Online from: 1994
Subject Area: International Business
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|Title:||Regional differences in managerial leader behaviour preferences in China|
|Author(s):||Romie F. Littrell, (AUT Business School, Auckland University of Technology, Auckland, New Zealand), Ilan Alon, (Rollins College, Winter Park, Florida, USA), Ka Wai Chan, (Department of Management, University of Macau, Macau SAR, People's Republic of China)|
|Citation:||Romie F. Littrell, Ilan Alon, Ka Wai Chan, (2012) "Regional differences in managerial leader behaviour preferences in China", Cross Cultural Management: An International Journal, Vol. 19 Iss: 3, pp.315 - 335|
|Keywords:||China, Leadership, Management, Regional differences|
|Article type:||Research paper|
|DOI:||10.1108/13527601211247071 (Permanent URL)|
|Publisher:||Emerald Group Publishing Limited|
|Acknowledgements:||The authors express their appreciation to Mr Roger Lim Siew Chuan, now living in Singapore, hotel Management Consultant and past hotel General Manager, for continuing support of managerial leadership studies in Zhengzhou, China.|
Purpose – This study demonstrates the complexities of analyzing determinants of leader behaviour preference dimension differences between and within national cultures. Culture is firmly established as important and influential effects in the international business environment. However, intra-country regional cultural differences are relatively neglected. The purpose of this paper is to help fill this gap.
Design/methodology/approach – Field survey research, the Leadership Behaviour Description Questionnaire XII (LBDQ XII) was administered to people working in business organizations in Zhengzhou City, Henan Province; Hangzhou City, Jiangsu Province; Guangzhou City, Guangdong Province; and in the Macau Special Administrative Region, in the People's Republic of China.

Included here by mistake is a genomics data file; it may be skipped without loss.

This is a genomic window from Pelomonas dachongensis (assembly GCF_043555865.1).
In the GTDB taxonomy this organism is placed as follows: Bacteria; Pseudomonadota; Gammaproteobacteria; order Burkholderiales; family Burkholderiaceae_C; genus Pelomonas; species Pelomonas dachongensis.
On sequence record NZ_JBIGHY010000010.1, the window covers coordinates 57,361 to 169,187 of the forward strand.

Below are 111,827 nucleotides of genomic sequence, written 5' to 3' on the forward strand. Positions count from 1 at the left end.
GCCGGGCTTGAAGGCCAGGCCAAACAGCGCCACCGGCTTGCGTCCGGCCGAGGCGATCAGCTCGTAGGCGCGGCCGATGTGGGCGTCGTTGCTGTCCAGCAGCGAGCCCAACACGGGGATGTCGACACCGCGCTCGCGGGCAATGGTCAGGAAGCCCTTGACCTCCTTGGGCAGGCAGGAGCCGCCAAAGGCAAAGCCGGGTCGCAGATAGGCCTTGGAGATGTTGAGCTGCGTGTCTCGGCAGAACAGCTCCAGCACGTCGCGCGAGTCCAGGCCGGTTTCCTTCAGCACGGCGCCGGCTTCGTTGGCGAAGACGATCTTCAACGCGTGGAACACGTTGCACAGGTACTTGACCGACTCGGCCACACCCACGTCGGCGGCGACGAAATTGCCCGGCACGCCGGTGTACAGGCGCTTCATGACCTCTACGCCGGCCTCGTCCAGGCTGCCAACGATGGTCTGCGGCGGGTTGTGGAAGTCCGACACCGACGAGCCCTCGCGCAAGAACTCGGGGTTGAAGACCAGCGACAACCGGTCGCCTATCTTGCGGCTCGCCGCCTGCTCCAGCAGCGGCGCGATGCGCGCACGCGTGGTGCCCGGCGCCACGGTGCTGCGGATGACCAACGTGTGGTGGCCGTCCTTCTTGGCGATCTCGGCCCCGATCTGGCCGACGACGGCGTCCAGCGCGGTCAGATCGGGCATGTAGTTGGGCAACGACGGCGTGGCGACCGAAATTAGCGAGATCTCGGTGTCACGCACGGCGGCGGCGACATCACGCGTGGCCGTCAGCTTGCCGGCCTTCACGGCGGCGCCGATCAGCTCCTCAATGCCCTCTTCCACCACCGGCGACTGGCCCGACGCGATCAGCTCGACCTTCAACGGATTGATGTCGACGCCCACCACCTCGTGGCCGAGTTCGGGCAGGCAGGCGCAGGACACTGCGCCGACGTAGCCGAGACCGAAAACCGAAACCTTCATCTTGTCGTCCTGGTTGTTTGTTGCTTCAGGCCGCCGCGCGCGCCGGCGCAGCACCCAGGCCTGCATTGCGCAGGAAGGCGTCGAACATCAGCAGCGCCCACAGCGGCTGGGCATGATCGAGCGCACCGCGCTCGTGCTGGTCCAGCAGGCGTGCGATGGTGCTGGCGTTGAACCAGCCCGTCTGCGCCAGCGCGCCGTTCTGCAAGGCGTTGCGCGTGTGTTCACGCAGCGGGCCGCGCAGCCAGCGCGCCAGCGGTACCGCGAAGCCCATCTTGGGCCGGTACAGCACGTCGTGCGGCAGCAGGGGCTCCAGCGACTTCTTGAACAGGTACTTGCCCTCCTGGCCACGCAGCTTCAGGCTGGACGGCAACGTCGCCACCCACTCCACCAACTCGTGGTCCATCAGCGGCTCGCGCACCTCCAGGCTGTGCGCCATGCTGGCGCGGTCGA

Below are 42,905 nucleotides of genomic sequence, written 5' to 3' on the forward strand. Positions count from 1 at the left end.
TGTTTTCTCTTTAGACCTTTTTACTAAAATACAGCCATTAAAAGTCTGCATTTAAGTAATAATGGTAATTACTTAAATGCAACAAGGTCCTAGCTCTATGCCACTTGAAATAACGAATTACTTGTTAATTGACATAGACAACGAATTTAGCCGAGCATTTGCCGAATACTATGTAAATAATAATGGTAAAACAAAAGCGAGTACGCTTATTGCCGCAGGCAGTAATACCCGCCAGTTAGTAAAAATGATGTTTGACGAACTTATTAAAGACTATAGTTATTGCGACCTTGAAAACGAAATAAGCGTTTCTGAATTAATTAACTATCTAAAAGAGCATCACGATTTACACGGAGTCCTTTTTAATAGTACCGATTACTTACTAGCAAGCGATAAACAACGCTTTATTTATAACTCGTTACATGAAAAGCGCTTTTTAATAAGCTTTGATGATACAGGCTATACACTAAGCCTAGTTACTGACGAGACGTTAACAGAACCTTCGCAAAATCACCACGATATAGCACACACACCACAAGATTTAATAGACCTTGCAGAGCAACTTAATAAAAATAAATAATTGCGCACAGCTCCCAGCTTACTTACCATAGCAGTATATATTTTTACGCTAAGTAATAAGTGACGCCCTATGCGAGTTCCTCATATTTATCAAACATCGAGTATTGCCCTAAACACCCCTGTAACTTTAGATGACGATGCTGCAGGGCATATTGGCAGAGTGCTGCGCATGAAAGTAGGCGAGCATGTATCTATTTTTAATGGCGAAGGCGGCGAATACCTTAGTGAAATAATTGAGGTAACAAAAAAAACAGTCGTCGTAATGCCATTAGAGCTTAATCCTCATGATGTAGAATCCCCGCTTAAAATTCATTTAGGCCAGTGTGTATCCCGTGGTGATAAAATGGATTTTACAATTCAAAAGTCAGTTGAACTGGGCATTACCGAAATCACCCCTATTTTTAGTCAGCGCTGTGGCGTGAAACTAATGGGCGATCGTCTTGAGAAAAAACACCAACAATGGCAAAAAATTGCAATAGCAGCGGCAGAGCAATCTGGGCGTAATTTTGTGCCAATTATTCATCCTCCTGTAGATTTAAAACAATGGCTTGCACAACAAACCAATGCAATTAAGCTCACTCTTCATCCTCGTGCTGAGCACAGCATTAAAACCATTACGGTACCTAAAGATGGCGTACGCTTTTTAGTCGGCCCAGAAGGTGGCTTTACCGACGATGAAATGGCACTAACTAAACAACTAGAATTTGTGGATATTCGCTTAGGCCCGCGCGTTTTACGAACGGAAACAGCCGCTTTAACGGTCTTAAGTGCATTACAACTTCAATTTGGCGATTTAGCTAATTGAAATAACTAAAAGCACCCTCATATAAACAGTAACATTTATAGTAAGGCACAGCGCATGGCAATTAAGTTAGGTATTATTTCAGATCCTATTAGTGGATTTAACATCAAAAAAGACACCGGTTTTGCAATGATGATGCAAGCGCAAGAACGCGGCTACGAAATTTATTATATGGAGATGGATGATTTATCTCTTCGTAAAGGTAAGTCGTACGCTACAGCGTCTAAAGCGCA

Findings – Significant differences were found amongst the samples for each of the 12 leader behaviour dimensions of the LBDQ XII, with the exception that the nearby regions of Guangzhou and Macau exhibited no differences. The results indicate that “culture areas” exist in China, distinctly different from one another.
Practical implications – The results are based upon differences in mean of leader behaviour preference dimension scores amongst businesspeople in specific geographic regions; the usual level of analysis caveats apply: preferences of individuals will not conform perfectly to the means of the groups of which they are members.
Social implications – As interactions with businesspeople pervade life, knowledge of regional differences in expectations of their behaviour can facilitate more successful transactions.
Originality/value – The study provides the first multi-regional empirical study of preferred leader behaviour of businesspeople in China, indicating preferences for managerial leader behaviour vary across regions. The findings can be used to develop awareness of differences managerial leader education, training, and development programmes for expatriate and local businesspeople.
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